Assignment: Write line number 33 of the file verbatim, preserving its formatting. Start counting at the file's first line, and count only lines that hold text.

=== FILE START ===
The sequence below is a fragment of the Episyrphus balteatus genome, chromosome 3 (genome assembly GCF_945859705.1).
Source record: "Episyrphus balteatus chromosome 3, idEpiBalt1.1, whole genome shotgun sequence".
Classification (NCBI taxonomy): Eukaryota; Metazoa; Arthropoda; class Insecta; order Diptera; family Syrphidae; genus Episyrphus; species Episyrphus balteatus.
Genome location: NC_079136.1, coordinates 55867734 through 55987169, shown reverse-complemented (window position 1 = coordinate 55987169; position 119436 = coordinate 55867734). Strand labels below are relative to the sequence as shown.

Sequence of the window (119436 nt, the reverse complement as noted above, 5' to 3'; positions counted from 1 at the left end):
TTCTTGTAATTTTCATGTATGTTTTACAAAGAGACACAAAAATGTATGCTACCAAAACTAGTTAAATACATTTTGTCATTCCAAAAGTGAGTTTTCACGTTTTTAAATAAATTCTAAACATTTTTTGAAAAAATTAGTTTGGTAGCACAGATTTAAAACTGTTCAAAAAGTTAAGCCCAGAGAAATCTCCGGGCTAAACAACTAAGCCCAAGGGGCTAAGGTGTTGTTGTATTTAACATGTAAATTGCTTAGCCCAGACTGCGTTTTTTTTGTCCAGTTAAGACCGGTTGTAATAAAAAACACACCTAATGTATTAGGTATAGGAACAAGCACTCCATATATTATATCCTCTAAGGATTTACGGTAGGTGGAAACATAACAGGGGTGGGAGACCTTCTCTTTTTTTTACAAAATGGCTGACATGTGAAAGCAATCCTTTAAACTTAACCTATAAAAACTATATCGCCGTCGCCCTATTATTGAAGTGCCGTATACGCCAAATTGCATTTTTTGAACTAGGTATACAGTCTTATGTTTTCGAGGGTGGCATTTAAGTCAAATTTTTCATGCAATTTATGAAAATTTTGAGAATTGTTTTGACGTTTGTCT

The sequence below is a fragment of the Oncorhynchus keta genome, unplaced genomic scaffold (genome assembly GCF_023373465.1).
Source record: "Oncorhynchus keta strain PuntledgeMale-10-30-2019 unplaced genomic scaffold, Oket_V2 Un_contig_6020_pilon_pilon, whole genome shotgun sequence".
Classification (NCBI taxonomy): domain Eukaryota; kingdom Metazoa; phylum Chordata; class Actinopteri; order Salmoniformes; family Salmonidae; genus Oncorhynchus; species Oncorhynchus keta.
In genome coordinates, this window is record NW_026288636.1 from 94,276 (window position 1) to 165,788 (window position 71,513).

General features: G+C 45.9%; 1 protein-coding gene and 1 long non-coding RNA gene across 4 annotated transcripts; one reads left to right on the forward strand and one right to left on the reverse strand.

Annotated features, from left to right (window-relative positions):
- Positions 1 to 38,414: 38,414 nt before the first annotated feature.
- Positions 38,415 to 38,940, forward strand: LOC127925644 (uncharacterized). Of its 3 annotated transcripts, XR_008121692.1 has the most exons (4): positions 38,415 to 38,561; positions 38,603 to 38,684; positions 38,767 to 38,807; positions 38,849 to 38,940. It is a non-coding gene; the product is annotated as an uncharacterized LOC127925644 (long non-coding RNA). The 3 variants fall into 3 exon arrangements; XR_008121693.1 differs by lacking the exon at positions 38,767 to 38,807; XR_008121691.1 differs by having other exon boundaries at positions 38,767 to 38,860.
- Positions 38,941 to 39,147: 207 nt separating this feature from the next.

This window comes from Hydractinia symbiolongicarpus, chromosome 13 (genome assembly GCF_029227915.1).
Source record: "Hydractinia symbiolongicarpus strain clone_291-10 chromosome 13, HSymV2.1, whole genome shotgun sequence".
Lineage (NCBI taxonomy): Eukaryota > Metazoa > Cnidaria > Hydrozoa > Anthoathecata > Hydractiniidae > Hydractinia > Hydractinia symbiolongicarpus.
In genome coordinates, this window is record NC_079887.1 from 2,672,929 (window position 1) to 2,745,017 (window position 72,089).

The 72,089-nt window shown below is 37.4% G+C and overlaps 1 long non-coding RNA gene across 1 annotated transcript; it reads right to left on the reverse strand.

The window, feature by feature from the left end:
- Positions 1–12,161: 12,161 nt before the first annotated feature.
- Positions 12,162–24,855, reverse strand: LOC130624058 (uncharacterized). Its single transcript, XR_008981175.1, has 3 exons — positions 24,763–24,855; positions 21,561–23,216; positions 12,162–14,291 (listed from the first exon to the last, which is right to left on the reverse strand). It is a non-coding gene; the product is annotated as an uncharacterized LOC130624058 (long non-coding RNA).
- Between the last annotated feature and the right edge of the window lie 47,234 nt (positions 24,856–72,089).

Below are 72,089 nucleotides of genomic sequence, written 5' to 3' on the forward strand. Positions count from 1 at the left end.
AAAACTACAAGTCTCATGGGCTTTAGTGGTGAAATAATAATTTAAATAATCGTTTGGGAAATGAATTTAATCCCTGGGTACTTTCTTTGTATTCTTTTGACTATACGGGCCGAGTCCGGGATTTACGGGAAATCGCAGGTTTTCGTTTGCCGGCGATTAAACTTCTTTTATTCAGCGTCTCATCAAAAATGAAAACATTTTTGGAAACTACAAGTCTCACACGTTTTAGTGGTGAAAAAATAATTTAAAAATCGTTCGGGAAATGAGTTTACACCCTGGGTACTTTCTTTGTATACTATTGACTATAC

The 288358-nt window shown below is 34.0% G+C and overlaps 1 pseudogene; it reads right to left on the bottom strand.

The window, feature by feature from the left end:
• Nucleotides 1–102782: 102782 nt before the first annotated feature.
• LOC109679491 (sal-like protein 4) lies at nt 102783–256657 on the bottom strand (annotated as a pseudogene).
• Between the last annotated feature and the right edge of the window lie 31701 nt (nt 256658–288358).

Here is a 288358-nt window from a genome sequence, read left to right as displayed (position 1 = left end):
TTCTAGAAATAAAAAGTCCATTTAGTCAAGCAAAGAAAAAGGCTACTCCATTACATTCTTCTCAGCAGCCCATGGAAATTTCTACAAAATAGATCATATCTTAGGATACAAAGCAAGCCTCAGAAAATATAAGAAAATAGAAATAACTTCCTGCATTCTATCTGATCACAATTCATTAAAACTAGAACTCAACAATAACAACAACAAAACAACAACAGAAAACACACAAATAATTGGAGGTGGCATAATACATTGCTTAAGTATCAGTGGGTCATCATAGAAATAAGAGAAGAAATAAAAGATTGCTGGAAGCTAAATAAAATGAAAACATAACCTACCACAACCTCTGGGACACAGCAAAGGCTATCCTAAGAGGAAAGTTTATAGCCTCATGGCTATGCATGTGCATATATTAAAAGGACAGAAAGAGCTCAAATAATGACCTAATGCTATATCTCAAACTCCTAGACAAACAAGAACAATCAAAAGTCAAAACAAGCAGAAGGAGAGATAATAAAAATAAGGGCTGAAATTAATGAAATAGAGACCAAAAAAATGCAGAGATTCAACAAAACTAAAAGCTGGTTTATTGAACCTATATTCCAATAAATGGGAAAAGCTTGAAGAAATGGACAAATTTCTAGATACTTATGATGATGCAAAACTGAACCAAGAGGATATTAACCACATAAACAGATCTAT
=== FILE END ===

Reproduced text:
TTCTAGAAATAAAAAGTCCATTTAGTCAAGCAAAGAAAAAGGCTACTCCATTACATTCTTCTCAGCAGCCCATGGAAATTTCTACAAAATAGATCATATCTTAGGATACAAAGCAAGCCTCAGAAAATATAAGAAAATAGAAATAACTTCCTGCATTCTATCTGATCACAATTCATTAAAACTAGAACTCAACAATAACAACAACAAAACAACAACAGAAAACACACAAATAATTGGAGGTGGCATAATACATTGCTTAAGTATCAGTGGGTCATCATAGAAATAAGAGAAGAAATAAAAGATTGCTGGAAGCTAAATAAAATGAAAACATAACCTACCACAACCTCTGGGACACAGCAAAGGCTATCCTAAGAGGAAAGTTTATAGCCTCATGGCTATGCATGTGCATATATTAAAAGGACAGAAAGAGCTCAAATAATGACCTAATGCTATATCTCAAACTCCTAGACAAACAAGAACAATCAAAAGTCAAAACAAGCAGAAGGAGAGATAATAAAAATAAGGGCTGAAATTAATGAAATAGAGACCAAAAAAATGCAGAGATTCAACAAAACTAAAAGCTGGTTTATTGAACCTATATTCCAATAAATGGGAAAAGCTTGAAGAAATGGACAAATTTCTAGATACTTATGATGATGCAAAACTGAACCAAGAGGATATTAACCACATAAACAGATCTAT